Well, to be fair, a big part of Lush’s brand story is its commitment to issues that it cares about. A major strand of their proposition is that their products are ethically sourced. With that comes a big focus on environmental and conservation issues. This then leads into animal welfare. This brings with it provocative stunts and campaigns. This then leads into giving Lush users the tools to lobby and become activists for such causes. This then leads into a commitment to “activism” as a concept in itself. This then leads to campaigns about supporting “activists” and standing up for their rights.
And within this context, you can see perhaps how they ended up with the focus on the under-cover police issue.
So there is logic here. Lush’s online activism toolkit is actually a really impressive piece of work. There are practical tips, contributors from well known, credible sources, and what appears to be a genuine corporate engagement in the subject matter (backed up with corporate behaviour in how it contributes financially to certain causes relevant to its business).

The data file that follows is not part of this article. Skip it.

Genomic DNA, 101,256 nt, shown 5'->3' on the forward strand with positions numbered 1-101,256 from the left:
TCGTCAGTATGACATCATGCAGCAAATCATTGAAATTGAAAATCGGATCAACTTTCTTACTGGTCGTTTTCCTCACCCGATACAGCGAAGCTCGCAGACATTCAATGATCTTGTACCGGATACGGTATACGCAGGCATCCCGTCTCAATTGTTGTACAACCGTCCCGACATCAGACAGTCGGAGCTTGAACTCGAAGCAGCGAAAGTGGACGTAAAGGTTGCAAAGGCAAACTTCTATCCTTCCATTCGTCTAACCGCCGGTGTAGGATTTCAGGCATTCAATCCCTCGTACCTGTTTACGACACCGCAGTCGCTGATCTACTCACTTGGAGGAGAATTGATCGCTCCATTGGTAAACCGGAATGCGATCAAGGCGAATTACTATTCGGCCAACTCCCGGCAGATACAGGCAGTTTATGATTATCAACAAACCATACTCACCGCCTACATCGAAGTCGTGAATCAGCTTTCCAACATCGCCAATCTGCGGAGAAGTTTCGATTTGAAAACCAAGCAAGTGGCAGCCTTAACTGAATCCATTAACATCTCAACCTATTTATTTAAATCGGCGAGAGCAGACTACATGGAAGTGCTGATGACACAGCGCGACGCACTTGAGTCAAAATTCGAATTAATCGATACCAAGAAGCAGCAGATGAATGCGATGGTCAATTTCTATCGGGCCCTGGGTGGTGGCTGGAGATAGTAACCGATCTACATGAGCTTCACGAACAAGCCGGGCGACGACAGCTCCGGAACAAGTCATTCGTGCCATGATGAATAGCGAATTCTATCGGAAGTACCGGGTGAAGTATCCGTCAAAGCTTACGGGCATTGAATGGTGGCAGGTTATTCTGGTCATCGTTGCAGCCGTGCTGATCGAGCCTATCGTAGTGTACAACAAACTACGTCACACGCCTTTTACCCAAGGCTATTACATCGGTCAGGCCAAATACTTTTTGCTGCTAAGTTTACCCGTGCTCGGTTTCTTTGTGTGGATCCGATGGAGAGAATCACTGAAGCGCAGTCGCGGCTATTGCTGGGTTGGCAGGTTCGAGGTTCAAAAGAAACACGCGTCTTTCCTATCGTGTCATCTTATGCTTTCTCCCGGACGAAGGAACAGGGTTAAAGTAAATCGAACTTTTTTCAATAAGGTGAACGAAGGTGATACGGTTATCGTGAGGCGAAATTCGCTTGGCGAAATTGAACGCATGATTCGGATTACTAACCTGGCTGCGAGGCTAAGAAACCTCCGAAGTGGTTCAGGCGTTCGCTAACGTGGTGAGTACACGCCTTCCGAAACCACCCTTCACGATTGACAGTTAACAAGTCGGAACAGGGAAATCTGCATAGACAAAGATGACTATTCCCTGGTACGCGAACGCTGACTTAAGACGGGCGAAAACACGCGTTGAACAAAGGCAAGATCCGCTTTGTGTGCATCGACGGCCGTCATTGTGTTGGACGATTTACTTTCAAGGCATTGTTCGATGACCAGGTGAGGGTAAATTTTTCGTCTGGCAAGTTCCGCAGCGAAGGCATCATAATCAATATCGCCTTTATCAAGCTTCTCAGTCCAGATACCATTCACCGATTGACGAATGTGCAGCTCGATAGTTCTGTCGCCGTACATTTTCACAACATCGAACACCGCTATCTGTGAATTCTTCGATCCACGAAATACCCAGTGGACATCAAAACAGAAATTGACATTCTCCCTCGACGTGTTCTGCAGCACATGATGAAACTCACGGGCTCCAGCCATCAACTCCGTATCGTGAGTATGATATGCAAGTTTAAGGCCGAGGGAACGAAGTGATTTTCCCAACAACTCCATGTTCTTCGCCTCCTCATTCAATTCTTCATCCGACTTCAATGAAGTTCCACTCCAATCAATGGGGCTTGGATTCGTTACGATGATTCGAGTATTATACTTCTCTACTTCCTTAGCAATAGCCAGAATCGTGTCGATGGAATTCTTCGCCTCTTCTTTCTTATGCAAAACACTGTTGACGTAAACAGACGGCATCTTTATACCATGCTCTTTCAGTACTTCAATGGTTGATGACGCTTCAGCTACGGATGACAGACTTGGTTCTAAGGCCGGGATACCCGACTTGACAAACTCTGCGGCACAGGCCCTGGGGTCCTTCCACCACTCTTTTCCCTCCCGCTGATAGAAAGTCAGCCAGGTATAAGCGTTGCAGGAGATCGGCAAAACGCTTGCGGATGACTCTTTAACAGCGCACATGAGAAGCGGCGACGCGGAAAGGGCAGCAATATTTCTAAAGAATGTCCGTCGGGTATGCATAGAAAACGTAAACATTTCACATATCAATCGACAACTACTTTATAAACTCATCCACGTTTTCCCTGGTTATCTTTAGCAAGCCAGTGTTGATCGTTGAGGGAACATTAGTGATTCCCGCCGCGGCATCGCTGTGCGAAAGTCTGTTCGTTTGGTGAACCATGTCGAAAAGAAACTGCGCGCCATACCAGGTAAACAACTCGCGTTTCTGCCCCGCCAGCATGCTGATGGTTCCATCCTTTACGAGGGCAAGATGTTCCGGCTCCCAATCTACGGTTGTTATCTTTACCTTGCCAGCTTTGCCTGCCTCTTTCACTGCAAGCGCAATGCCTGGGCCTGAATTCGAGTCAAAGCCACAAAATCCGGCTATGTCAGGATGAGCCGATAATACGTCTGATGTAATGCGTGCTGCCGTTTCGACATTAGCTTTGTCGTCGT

All that detail is there if you want to look for it. And I would argue that the online content is actually not bad (the videos in particular).
And this campaign has definitely gained a lot of attention for both the issue and for the retailer. So, high-fives all round?
Well, not quite.
A big problem here is the old adage: a joke isn’t funny if you have to explain why it’s funny.
The imagery, whilst attention grabbing and shocking, needs a lot of context to go with it for you to properly understand what it’s about. The frantic crisis-tweeting by the Lush social media team over the weekend is testament to the fact that many people just haven’t “got” the message in the manner and environment in which it has been communicated. And on that basis alone, the campaign is pretty much a failure straight away – and an expensive one (financially and in reputational terms) at that.